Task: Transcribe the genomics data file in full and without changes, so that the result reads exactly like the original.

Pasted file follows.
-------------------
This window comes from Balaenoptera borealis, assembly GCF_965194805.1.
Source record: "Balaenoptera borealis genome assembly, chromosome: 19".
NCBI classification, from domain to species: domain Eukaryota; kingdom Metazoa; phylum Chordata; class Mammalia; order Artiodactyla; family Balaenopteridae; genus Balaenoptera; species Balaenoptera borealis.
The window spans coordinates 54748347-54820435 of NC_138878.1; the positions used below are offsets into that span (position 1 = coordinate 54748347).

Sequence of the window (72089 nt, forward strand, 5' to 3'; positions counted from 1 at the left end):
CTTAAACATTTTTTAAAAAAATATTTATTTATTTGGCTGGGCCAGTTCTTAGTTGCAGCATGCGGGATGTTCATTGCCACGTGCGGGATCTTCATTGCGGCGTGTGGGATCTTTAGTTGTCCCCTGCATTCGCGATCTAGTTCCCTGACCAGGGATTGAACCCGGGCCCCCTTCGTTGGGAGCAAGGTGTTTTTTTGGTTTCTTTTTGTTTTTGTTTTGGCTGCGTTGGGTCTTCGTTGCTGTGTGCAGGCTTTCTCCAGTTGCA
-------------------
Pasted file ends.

This window comes from Balaenoptera borealis, assembly GCF_965194805.1.
Source record: "Balaenoptera borealis genome assembly, chromosome: 19".
NCBI classification, from domain to species: domain Eukaryota; kingdom Metazoa; phylum Chordata; class Mammalia; order Artiodactyla; family Balaenopteridae; genus Balaenoptera; species Balaenoptera borealis.
The window spans coordinates 54748347-54820435 of NC_138878.1; the positions used below are offsets into that span (position 1 = coordinate 54748347).

Sequence of the window (72089 nt, forward strand, 5' to 3'; positions counted from 1 at the left end):
CTTAAACATTTTTTAAAAAAATATTTATTTATTTGGCTGGGCCAGTTCTTAGTTGCAGCATGCGGGATGTTCATTGCCACGTGCGGGATCTTCATTGCGGCGTGTGGGATCTTTAGTTGTCCCCTGCATTCGCGATCTAGTTCCCTGACCAGGGATTGAACCCGGGCCCCCTTCGTTGGGAGCAAGGTGTTTTTTTGGTTTCTTTTTGTTTTTGTTTTGGCTGCGTTGGGTCTTCGTTGCTGTGTGCAGGCTTTCTCCAGTTGCA